Foreword: The Whiskey Ring was a plot of the 1870s involving diversion of liquor tax revenues hatched in St. Louis but also organized in other cities. Distillers and liquor wholesalers paid off government officials, and those officials helped the distillers evade federal taxes on the whiskey they produced and sold. The perpetrators stole millions. Secretary of the Treasury Bristow broke the politically powerful ring, using secret agents to conduct a series of raids across the country on May 10, 1875. Ultimately, 110 convictions were made and over $3 million in taxes were recovered. This post summarizes the story of four whiskey men whose lives were affected by their involvement with the Ring.
In 1872 Gordon Byron Bingham of Patoka, Indiana, patented an upright tank for holding liquor that he claimed was aimed at preventing “fraud on the revenue.” Just three years later, as a distiller, Bingham, shown right, was implicated and convicted as a participant in the “Whiskey Ring,” whose sole purpose was to defraud the revenue. As a result, Bingham ruined himself and the small town of Patoka was thrown “on the downgrade of the stream of time….”
Shown right is the metal tank that Bingham patented in February 1872 to allow federal officers “…an easy means of determining at all times, the exact proof and quantity of the spirits within the tank.” Ironically it was not long after receiving his patent that Bingham became entangled in “The Whiskey Ring” involving his distilleries in St. Louis and Patoka, near Evansville, Indiana.
After being caught in the Bristow raid, Bingham initially attempted to stonewall judicial officials but faced with the threat of imprisonment for contempt of court he caved in, withdrawing his claim to his confiscated distillery and whiskey and pleading guilty to all government charges. More important Gordon became the first and chief witness for the government against other Ring participants, including General James Veatch, the local collector of internal revenue.
Given a hero’s welcome upon his return to Patoka, a hamlet where he provided much of the income with his distillery, the press excoriated Bingham as a man who had committed “…the meanest, most rascally and most mischievous swindling ever practiced in this State.” Disgraced, headed for jail, and seemingly beset on all sides, Bingham within a matter of days was dead, passing on January 10, 1876, at the age of 49. His obituary suggested that, faced with the prospect of the penitentiary, he developed "a form of mania" that rapidly undermined his health.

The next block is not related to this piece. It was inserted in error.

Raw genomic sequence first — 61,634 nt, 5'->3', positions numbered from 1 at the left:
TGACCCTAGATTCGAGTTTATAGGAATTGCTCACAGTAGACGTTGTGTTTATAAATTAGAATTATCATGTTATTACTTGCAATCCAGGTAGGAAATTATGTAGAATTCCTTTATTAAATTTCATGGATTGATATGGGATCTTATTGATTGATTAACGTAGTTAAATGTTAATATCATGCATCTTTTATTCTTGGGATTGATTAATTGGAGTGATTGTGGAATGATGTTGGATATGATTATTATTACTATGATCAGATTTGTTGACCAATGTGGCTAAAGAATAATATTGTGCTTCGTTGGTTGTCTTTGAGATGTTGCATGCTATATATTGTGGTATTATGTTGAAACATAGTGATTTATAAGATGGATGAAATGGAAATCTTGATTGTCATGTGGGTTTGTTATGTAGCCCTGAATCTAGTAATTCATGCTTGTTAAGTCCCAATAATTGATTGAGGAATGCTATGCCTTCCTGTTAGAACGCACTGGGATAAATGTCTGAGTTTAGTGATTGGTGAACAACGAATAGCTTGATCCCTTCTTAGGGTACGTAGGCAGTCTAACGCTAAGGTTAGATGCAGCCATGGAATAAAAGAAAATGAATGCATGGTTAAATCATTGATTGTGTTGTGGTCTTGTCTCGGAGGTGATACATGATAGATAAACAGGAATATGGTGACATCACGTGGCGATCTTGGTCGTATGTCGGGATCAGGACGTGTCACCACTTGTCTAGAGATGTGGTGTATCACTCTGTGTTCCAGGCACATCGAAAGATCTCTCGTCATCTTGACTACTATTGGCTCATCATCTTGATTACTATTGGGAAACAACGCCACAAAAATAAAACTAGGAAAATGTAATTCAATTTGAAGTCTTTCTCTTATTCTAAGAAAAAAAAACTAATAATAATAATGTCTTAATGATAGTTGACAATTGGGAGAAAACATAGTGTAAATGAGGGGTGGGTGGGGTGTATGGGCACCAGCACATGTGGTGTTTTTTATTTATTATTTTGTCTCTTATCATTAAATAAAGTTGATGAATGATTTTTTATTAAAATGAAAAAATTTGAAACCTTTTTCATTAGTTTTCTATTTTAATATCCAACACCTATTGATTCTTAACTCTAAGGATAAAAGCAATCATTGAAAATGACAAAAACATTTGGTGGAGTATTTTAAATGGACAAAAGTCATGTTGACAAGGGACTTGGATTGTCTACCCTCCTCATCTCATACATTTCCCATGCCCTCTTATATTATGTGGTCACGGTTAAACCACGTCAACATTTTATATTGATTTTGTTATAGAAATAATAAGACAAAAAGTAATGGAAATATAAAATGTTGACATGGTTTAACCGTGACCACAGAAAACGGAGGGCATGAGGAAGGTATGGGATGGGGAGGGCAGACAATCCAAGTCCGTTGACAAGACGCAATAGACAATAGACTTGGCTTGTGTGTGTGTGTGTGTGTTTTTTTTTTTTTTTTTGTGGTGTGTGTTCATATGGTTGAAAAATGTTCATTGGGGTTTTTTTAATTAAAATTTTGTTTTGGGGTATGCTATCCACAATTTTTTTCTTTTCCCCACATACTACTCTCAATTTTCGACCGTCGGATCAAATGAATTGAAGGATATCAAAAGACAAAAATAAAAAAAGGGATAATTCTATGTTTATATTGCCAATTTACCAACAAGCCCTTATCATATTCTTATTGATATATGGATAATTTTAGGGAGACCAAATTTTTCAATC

With its distillery gone, Patoka — an Indian name meaning “log on the bottom” — went into serious decline. In the early 1880s the following was written about the town, shown here as it looks today: “Distilleries first made her prosperous, then crooked whiskey sheared her golden locks, nipped her pristine vigor, made her prematurely gray and hurled her on the downgrade of the stream of time from which she is not likely soon to recover….”
When he found that Chicago distillers who had joined the Ring were selling their whiskey much more cheaply than he could, Milwaukee’s Jacob Nunnemacher, a immigrant from Switzerland, soon figured out that the Chicagoans were not paying the tax but bribing the revenue agents sent to collect it. Unwisely, Nunnemacher, shown right, joined them in the corrupt scheme.
As his bookkeeper put it later: “He didn’t mind paying a fine now and then or a little protection money to the revenue agents and those higher up. Everybody was doing it.” Shown in an artist’s drawing below, Nunnemacher’s distillery was in a rural area south of Milwaukee called Town of Lake. The site held his Italianate mansion, the whiskey-making plant, and pens for cattle who were being fattened on the spent mash from the distillery.
Caught in the 1875 raid, but loudly protesting his innocence, Jacob demanded an early trial. That occurred in March of 1876. The government claimed that he had conspired to manufacture and remove illicit spirits from the distillery. Although found innocent of three charges, on a fourth, conspiracy to defraud the U.S. government, Nunnemacher was convicted and sent to prison for six months.
He spent only two months in jail. Nunnemacher’s friends, influential Republicans, petitioned President Ulysses S. Grant for a pardon, which he swiftly granted. Nevertheless, accord to contemporary accounts, the experience broke Jacob physically and mentally. Only 57 years old, he died the same year as his release from prison. The distillery he founded also went out of business. The buildings were allowed to deteriorate, as one shown here, and ultimately were razed.